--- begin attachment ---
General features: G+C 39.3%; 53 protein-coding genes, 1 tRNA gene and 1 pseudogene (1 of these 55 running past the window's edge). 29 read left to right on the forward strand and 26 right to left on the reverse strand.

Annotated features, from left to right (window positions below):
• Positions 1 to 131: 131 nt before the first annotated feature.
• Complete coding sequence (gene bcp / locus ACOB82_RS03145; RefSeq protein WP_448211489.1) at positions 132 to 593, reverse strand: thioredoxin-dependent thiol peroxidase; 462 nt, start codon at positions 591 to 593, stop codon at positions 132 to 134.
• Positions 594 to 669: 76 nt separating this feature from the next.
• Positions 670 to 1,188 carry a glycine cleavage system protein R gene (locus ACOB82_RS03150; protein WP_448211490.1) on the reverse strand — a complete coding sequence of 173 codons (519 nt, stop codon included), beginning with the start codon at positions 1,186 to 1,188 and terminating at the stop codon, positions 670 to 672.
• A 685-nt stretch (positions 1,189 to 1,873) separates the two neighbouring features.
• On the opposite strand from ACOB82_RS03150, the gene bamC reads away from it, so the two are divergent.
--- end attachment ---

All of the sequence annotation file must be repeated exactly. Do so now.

General features: G+C 39.3%; 53 protein-coding genes, 1 tRNA gene and 1 pseudogene (1 of these 55 running past the window's edge). 29 read left to right on the forward strand and 26 right to left on the reverse strand.

Annotated features, from left to right (window positions below):
• Positions 1 to 131: 131 nt before the first annotated feature.
• Complete coding sequence (gene bcp / locus ACOB82_RS03145; RefSeq protein WP_448211489.1) at positions 132 to 593, reverse strand: thioredoxin-dependent thiol peroxidase; 462 nt, start codon at positions 591 to 593, stop codon at positions 132 to 134.
• Positions 594 to 669: 76 nt separating this feature from the next.
• Positions 670 to 1,188 carry a glycine cleavage system protein R gene (locus ACOB82_RS03150; protein WP_448211490.1) on the reverse strand — a complete coding sequence of 173 codons (519 nt, stop codon included), beginning with the start codon at positions 1,186 to 1,188 and terminating at the stop codon, positions 670 to 672.
• A 685-nt stretch (positions 1,189 to 1,873) separates the two neighbouring features.
• On the opposite strand from ACOB82_RS03150, the gene bamC reads away from it, so the two are divergent.